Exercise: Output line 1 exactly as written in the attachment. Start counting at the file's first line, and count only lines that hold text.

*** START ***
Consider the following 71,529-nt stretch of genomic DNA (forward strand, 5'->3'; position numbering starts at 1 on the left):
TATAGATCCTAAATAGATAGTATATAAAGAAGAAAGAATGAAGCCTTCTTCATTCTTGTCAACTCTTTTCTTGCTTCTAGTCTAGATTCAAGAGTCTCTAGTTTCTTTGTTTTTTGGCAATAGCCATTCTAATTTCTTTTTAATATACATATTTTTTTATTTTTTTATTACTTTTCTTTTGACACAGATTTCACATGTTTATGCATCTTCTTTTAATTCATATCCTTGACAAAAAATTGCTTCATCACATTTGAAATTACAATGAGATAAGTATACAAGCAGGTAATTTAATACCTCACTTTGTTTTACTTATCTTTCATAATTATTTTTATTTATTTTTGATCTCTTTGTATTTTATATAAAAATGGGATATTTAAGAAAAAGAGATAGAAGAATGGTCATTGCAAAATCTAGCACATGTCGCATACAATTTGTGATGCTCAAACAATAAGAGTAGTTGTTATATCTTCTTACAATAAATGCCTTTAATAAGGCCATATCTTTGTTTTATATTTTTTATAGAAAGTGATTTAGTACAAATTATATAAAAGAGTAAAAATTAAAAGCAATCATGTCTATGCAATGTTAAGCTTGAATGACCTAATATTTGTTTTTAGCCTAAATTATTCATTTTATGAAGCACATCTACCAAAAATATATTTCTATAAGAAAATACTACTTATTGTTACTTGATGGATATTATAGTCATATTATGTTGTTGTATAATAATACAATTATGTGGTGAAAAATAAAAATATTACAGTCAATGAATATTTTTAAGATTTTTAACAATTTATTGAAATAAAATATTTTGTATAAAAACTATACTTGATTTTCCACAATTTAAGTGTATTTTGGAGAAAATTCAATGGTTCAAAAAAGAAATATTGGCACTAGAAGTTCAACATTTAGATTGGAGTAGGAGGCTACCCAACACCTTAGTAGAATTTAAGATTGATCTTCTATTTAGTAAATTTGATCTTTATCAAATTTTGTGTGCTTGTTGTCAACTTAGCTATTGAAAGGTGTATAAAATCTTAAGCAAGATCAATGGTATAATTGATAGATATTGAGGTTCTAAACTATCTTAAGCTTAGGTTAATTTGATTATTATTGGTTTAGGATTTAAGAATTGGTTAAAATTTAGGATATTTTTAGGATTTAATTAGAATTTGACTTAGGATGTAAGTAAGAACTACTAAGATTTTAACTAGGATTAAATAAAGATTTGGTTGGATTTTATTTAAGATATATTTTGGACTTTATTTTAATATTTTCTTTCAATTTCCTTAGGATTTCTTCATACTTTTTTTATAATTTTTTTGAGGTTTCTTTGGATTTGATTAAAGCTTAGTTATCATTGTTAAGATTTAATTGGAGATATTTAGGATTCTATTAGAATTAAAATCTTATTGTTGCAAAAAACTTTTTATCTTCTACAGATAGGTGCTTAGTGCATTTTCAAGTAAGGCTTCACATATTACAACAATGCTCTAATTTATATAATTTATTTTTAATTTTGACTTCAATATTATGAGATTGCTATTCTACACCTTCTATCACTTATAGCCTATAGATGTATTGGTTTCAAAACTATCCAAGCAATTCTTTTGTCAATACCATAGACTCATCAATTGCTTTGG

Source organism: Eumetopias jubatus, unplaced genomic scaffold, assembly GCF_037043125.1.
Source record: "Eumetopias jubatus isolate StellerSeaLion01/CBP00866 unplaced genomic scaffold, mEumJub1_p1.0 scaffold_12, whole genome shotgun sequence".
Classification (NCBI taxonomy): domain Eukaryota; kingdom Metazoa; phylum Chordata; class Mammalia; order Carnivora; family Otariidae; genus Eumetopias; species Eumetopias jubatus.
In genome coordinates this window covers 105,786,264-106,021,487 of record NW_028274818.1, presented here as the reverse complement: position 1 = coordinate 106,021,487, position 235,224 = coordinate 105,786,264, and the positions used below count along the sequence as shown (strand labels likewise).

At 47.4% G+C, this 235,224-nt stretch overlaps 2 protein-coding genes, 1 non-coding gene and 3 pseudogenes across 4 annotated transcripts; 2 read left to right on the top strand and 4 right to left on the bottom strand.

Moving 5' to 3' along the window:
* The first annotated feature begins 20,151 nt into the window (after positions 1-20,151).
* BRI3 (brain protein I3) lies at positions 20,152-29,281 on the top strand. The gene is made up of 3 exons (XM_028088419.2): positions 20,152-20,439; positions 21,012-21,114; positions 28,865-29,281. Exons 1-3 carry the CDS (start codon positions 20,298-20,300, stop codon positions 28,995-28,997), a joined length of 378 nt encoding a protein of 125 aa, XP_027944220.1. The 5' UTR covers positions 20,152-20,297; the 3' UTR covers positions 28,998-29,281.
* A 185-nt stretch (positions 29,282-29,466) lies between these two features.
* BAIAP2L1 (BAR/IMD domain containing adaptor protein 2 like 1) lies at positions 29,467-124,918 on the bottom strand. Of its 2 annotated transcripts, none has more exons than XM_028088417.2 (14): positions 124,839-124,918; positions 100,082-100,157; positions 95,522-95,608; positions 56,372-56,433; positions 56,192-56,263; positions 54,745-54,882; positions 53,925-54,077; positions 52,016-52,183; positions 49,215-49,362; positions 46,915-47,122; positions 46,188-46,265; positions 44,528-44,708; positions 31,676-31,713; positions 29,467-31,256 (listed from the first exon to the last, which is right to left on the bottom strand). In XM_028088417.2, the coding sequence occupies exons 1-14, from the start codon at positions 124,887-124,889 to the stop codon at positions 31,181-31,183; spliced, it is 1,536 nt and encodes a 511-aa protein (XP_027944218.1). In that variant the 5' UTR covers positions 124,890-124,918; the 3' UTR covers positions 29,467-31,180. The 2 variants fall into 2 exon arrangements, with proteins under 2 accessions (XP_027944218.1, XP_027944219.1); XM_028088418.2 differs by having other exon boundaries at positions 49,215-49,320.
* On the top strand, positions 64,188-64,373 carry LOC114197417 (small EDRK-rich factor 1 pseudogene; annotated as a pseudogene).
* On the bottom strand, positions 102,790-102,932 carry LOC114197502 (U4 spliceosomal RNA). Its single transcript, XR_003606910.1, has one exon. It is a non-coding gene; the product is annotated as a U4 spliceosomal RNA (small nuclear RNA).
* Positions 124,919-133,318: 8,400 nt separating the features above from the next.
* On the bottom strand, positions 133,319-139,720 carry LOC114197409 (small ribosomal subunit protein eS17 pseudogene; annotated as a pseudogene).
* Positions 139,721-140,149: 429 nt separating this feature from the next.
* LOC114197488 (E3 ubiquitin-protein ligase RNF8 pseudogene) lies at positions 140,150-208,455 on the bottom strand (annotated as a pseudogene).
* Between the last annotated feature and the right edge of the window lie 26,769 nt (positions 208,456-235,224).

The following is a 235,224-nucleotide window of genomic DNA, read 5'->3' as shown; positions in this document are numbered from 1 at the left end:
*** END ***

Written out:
Consider the following 71,529-nt stretch of genomic DNA (forward strand, 5'->3'; position numbering starts at 1 on the left):